PORT CHARLOTTE — No matter how mundane and repetitive the drills may be when the Rays open spring training this weekend, Matt Moore won't have any complaints.
Having battled through physical struggles and mental doubts to make it back last season from April 2014 Tommy John elbow surgery, Moore couldn't be more excited about being bored by the normal schedule the other 30-plus pitchers are on.
And then he is really looking forward to the chance to re-establish himself as something special.
"Having laid a couple of roots down last year and feeling good about it, I think heading into this year I'm not going in with necessarily something to prove, but I know who I am and I know the things I'm capable of doing," Moore said last week. "So I'm going to expect those things out of myself."
Moore, 26, doesn't have quite the blazing easy fastball from when he first arrived at the end of the 2011 season, but he is confident the overall arsenal is good enough to resume his past success. It wasn't that long ago, just 2013, when he went 17-4 with a 3.29 ERA and made the American League All-Star team.
As hard as Moore worked with Ron Porterfield and the rest of the Rays medical staff to get back early last July, he wasn't ready.
And it showed.
The six-start stint was tough to watch as Moore went 1-3 with an 8.78 ERA, failing to get to the fifth inning four times and never an out past it and allowing 58 baserunners in 262/3 innings. The elbow felt fine, but Moore began to have other doubts. So did scouts. And even people around the Rays, wondering when, or even if, he'd ever be the same.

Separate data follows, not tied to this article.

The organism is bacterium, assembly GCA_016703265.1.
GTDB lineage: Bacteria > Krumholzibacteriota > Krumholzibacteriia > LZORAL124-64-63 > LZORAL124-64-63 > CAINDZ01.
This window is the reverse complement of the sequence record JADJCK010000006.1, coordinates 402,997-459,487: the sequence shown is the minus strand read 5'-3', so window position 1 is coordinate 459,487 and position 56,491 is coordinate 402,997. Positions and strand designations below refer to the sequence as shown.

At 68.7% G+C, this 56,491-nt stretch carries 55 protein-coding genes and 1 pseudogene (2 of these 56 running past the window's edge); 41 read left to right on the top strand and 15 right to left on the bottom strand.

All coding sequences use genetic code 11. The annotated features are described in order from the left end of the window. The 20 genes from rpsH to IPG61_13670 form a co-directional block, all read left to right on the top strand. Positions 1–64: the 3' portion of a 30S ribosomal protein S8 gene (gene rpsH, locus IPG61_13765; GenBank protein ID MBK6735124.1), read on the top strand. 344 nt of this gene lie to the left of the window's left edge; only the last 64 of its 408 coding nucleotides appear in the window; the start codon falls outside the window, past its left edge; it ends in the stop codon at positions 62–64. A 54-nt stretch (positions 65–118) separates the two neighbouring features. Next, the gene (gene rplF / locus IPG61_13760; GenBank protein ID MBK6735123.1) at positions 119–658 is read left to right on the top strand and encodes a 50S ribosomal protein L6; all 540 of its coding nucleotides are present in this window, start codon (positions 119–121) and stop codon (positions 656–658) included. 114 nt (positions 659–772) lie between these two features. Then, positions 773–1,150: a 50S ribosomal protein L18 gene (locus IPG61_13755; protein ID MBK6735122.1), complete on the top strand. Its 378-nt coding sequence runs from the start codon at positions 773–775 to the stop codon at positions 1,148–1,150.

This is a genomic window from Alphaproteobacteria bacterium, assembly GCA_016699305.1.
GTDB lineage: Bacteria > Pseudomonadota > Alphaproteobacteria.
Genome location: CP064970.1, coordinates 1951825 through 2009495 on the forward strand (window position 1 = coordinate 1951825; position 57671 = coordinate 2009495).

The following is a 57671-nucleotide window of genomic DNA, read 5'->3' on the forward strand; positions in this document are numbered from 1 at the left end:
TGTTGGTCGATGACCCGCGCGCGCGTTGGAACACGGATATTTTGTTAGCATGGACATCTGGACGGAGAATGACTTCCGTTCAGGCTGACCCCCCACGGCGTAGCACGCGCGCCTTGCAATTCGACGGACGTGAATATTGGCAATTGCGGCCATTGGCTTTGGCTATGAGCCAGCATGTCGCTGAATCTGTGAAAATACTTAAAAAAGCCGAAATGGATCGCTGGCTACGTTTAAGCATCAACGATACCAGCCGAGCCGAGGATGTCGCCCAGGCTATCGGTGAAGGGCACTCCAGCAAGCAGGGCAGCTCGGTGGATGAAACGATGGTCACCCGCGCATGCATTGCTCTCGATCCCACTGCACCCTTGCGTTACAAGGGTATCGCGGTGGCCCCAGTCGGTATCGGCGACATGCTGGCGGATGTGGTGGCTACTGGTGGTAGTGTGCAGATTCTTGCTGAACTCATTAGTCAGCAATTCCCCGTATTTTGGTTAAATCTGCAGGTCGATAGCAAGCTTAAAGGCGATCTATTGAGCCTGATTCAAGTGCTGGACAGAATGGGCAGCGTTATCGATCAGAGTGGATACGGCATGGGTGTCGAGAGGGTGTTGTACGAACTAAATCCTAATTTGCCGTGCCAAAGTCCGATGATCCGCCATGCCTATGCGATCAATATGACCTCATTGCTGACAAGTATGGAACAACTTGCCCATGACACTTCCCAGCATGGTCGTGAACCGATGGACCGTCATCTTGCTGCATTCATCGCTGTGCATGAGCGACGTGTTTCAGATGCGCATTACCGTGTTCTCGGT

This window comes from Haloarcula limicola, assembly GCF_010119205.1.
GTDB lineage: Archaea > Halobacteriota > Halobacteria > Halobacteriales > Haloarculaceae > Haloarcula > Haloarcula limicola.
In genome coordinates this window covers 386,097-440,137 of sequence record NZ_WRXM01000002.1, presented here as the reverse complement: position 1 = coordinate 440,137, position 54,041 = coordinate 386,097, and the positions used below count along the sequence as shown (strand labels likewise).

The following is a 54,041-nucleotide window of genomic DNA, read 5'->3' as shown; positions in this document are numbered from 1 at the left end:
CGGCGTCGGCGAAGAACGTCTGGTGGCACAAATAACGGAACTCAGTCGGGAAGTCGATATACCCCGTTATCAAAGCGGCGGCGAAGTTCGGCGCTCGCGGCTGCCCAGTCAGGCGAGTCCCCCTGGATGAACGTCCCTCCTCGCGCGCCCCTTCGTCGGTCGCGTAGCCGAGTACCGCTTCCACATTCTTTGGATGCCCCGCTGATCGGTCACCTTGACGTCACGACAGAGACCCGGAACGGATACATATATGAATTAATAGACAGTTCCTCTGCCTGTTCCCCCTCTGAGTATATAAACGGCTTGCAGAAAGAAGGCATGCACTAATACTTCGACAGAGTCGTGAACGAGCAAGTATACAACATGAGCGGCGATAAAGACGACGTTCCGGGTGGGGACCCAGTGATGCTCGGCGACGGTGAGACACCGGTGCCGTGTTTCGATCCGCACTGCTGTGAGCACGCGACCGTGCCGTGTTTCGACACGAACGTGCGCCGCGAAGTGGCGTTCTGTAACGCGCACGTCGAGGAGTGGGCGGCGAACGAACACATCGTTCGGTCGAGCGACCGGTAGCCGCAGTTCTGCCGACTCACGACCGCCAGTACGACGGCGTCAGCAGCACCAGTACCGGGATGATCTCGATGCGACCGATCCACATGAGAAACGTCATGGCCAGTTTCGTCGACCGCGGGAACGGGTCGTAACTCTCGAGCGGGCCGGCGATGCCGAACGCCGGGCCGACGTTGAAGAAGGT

A difficult but, as manager Kevin Cash said, "needed" decision was made to send Moore back to Triple-A Durham for a month. There, he would have the time and the innings, but not the scrutiny or pressure of the results-oriented majors, to work his way back.
And it couldn't have worked out much better, as Moore returned with confidence and determination.
Not only was he throwing the ball better, and harder, but he was getting rewarded with the results as immediate gratification, including seven shutout innings against the Orioles (two hits, nine Ks) and a season-ending win over the playoff-bound Blue Jays.
"He could not have had a better finish," Cash said.
The even bigger bonus was the peace of mind that would carry Moore through the offseason.
"That was definitely nice," he said. "A couple of those games, regardless of what happened before that, you try to focus on those ones and kind of re-live those moments so it can happen more often."
Moore knows better than to make predictions, but the confidence seems obvious. His winter workouts at the Trop have been impressive.
When Cash and baseball operations president Matt Silverman talk about Moore at today's pre-spring media session, the only question may be whether the Rays will have a specific (and public) plan to limit his innings. Moore threw only 114 in games last season between the minors and majors, so even a 20 percent jump would leave him a bit shy of a full workload.
With Chris Archer at the front of the rotation and Jake Odorizzi and Erasmo Ramirez at the back, the Rays need Moore, as well as Drew Smyly, who is coming off shoulder problems and even more likely to have his workload limited, to be healthy and good.
Moore is ready to do his part, happy to be going to camp as just one of the guys, focusing on getting ready for the April start to the season rather than worrying about what his elbow is going to feel like with each step.
"Having some things put to rest, I knew when I let go of the ball that my arm feels good, that things with my elbow seemed to be in place and there was nothing that was bothering me going into the winter," he said. "That's probably one of the biggest things, not worrying about baseball."
Marc Topkin can be reached at email@example.com. Follow @TBTimes_Rays.